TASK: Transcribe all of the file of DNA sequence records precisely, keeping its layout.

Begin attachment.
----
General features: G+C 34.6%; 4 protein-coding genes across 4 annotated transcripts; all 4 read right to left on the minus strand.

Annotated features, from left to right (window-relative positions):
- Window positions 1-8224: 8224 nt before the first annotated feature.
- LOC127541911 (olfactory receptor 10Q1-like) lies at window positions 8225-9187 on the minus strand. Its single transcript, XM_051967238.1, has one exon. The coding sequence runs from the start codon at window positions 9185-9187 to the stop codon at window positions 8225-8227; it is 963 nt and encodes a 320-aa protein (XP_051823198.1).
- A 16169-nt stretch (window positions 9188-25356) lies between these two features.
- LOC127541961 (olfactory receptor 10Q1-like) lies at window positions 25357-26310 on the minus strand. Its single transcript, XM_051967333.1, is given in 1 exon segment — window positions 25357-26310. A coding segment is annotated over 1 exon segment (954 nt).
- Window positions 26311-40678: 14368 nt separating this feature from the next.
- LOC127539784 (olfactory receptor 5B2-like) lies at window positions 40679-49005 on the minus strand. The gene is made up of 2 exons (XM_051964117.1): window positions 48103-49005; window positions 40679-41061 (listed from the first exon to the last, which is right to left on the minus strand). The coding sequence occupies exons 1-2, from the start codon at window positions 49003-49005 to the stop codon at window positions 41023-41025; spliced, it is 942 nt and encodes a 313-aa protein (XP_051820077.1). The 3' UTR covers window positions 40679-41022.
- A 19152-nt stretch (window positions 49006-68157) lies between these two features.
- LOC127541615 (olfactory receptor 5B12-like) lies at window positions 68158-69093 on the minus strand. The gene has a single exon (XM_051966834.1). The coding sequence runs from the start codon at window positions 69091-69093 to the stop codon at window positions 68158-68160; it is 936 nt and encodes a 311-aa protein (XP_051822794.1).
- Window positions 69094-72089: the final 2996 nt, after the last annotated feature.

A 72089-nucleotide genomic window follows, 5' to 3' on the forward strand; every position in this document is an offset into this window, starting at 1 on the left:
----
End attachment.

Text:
General features: G+C 34.6%; 4 protein-coding genes across 4 annotated transcripts; all 4 read right to left on the minus strand.

Annotated features, from left to right (window-relative positions):
- Window positions 1-8224: 8224 nt before the first annotated feature.
- LOC127541911 (olfactory receptor 10Q1-like) lies at window positions 8225-9187 on the minus strand. Its single transcript, XM_051967238.1, has one exon. The coding sequence runs from the start codon at window positions 9185-9187 to the stop codon at window positions 8225-8227; it is 963 nt and encodes a 320-aa protein (XP_051823198.1).
- A 16169-nt stretch (window positions 9188-25356) lies between these two features.
- LOC127541961 (olfactory receptor 10Q1-like) lies at window positions 25357-26310 on the minus strand. Its single transcript, XM_051967333.1, is given in 1 exon segment — window positions 25357-26310. A coding segment is annotated over 1 exon segment (954 nt).
- Window positions 26311-40678: 14368 nt separating this feature from the next.
- LOC127539784 (olfactory receptor 5B2-like) lies at window positions 40679-49005 on the minus strand. The gene is made up of 2 exons (XM_051964117.1): window positions 48103-49005; window positions 40679-41061 (listed from the first exon to the last, which is right to left on the minus strand). The coding sequence occupies exons 1-2, from the start codon at window positions 49003-49005 to the stop codon at window positions 41023-41025; spliced, it is 942 nt and encodes a 313-aa protein (XP_051820077.1). The 3' UTR covers window positions 40679-41022.
- A 19152-nt stretch (window positions 49006-68157) lies between these two features.
- LOC127541615 (olfactory receptor 5B12-like) lies at window positions 68158-69093 on the minus strand. The gene has a single exon (XM_051966834.1). The coding sequence runs from the start codon at window positions 69091-69093 to the stop codon at window positions 68158-68160; it is 936 nt and encodes a 311-aa protein (XP_051822794.1).
- Window positions 69094-72089: the final 2996 nt, after the last annotated feature.

A 72089-nucleotide genomic window follows, 5' to 3' on the forward strand; every position in this document is an offset into this window, starting at 1 on the left: